Everyday countless grandparents fall for the call from “Jimmy”. And respond by wiring him money . . . they do it out of love, of which scammers easily take advantage.
Telephone scammers have formed organized crime rings and are gathering just enough information about folks from Facebook and other social sites, telephone surveys, newspapers (especially obituaries), hacked email accounts and other data floating around.
There are no free vacations, no lottery winnings, no rich relatives whose attorney is calling, and your grandson is not in jail needing bail money. They are just professional scammers and they’ve ripped off more than 25,000 older Americans who have sent them over $110 million! And usually once they’ve got you to “buy in”, they’ll ask for incremental larger amounts in order to resolve a problem that’s been the reason you’d give them money in the first place — like emergency medical care, bail bonds, traffic fines, etc.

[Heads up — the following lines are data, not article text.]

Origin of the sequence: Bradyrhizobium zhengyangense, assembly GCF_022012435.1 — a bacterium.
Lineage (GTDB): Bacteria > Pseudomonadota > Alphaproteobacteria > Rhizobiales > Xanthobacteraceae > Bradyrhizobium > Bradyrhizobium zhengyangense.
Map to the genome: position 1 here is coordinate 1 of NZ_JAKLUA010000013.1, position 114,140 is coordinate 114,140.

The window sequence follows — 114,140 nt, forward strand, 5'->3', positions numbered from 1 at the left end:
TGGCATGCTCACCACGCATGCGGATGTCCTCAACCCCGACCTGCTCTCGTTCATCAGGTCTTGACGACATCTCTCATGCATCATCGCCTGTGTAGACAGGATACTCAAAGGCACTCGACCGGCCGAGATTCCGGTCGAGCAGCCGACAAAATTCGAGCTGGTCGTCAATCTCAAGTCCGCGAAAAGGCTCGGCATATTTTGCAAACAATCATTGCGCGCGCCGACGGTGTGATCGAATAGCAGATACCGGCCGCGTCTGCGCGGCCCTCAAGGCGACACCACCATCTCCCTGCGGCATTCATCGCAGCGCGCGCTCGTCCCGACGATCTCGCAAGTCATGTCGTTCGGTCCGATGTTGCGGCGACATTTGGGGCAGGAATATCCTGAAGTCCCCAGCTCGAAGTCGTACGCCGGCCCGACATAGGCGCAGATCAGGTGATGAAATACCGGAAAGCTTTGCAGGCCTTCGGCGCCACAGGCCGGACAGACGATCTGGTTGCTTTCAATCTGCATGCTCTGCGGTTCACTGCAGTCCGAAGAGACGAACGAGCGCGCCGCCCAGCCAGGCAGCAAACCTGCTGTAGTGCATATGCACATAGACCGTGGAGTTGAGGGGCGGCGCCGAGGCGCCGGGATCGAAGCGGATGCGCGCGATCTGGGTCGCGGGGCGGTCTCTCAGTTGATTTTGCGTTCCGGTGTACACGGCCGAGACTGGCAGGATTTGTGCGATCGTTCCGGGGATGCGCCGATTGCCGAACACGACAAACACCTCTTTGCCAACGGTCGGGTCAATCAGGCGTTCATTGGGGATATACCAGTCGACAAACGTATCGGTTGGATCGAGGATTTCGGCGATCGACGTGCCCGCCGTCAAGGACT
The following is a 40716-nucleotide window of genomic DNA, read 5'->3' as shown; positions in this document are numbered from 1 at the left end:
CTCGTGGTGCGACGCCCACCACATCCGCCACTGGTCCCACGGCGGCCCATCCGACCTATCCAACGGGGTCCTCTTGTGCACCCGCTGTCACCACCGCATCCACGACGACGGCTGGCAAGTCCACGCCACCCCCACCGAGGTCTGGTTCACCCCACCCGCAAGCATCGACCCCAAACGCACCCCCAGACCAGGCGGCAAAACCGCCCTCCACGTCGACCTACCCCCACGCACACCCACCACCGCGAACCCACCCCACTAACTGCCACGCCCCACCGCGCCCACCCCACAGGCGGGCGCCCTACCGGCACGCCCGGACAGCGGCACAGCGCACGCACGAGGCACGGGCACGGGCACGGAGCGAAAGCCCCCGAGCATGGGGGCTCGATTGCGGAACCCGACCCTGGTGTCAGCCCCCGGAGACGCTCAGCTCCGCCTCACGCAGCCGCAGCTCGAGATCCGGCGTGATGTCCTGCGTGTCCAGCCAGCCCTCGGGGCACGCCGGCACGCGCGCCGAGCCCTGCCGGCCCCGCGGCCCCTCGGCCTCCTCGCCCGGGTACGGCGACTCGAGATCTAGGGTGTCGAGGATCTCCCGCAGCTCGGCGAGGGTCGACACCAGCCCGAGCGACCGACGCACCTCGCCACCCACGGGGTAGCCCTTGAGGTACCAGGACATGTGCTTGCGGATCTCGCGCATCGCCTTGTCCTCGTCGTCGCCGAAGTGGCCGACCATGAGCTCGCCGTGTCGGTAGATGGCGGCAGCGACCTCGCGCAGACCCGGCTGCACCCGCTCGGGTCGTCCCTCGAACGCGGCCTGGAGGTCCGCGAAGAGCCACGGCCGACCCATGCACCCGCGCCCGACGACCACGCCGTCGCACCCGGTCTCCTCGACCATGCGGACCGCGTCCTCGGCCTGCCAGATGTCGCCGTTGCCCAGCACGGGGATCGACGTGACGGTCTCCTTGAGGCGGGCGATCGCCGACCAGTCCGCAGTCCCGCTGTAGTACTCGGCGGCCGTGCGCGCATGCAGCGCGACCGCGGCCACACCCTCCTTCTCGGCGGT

An AARP writer suggests that you protect yourself by employing these techniques:
1. Don’t be fooled by detailed phone greetings from someone you believe is a relative.
2. No matter where they say they are, they are typically calling from Canada using numbers that can be disguised or even disposable cell phones whose numbers are hard to trace.
3. Scammers routinely ask for wire transfers. With forged identification and a tracking number, they can easily access the transfers. It’s the same as delivering cash.
4. They are sophisticated and have conducted extensive research on you and your family, and they often pose as police officers, lawyers, or hospital workers. And lastly,